What Smart Investors Should Do Today

04/19/2013 8:30 am EST


Richard Band

Editor, Profitable Investing

If stocks rise this year, it won't look anything like a straight line, says Richard Band, who explains how you can prepare for the specific challenges facing the market right now.

Richard, we’ve had a pretty good run lately, especially in the last four weeks, so can it last?

Well, I think the record shows that when the market starts out well in January, that strength tends to repeat during the year. But it’s not always a straight line.

Right, so we might still have some volatility coming.

Yes, yes indeed. And you know, folks that have been around the track a few times like you and me, we know that you have to take that in stride. Inevitably there’s some kind of a correction, and the big question for people is, do I get in right now or do I wait for that correction?

It’s awfully hard to time it, isn’t it?

It is tough, it is tough, but I would say this year we’ve gone a long while since the last 10% or greater correction. So I would suggest that probably people ought to be saving, I would say, at least half of the cash they want to put into the market until spring.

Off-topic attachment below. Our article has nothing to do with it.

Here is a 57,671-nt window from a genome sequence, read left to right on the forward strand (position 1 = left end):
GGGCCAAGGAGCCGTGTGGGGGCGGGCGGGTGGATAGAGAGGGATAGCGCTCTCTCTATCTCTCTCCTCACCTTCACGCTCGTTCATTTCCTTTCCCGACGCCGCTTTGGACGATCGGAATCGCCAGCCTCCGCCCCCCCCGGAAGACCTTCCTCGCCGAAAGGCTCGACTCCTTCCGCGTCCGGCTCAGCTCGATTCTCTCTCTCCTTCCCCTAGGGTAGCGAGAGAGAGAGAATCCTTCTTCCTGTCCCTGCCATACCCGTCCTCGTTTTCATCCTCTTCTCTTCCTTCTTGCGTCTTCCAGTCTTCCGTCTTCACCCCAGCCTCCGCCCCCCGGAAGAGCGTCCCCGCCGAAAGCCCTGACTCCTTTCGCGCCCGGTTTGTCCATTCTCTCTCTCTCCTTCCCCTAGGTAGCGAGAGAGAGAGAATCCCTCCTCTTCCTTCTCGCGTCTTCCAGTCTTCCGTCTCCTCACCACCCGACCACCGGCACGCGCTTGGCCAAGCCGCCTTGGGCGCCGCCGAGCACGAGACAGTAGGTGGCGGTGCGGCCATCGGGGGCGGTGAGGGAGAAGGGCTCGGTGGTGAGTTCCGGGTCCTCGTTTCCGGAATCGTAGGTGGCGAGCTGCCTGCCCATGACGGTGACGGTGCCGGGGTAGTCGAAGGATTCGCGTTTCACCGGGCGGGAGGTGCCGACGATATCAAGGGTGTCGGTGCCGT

Do you have a certain allotment right now that you would recommend for people?

Well, we don’t hold a lot of cash. We generally hold most of our kind of our dry powder in the form of short-term bonds, because as you know, cash pays almost nothing.

But if people do want to keep some money in real hard cash, I recommend that they put it into an Internet-based banking account, such as Barclays US, where you can earn at least 1% on your money. I mean, that’s not much, but it’s better than zero. You do have to go online to get that; you won’t get it at any bank branch.

Then would you reduce your allocation in stocks sometime within the next few months? Is that what you’re saying?

Well at the moment, yes, I think you can take a little bit off the table. Here are some of the things that I’d be looking to sell. I would be looking to sell a stock or a mutual fund possibly if it hasn’t reached a new high in the last 18 months.

Makes sense.

You know, we’ve had a good run here for the past 18 months—really the last 4 years—but especially it’s been pretty consistent for the last 18 months. If a stock hasn’t been able to make a new high in that period, and it's still languishing, there’s probably something wrong with the business. You might take that out.

There are some others. I would really stay away from some of these penny stocks if they’ve come down to $5 or less. I don’t mean the companies that always have been penny stocks, but once upon a time great companies like Nokia (NOK) and Radio Shack (RSH) and so on that I’m afraid have broken business models.

I would sell those, raise a little cash there, and that will give you something to play with later on in the spring.

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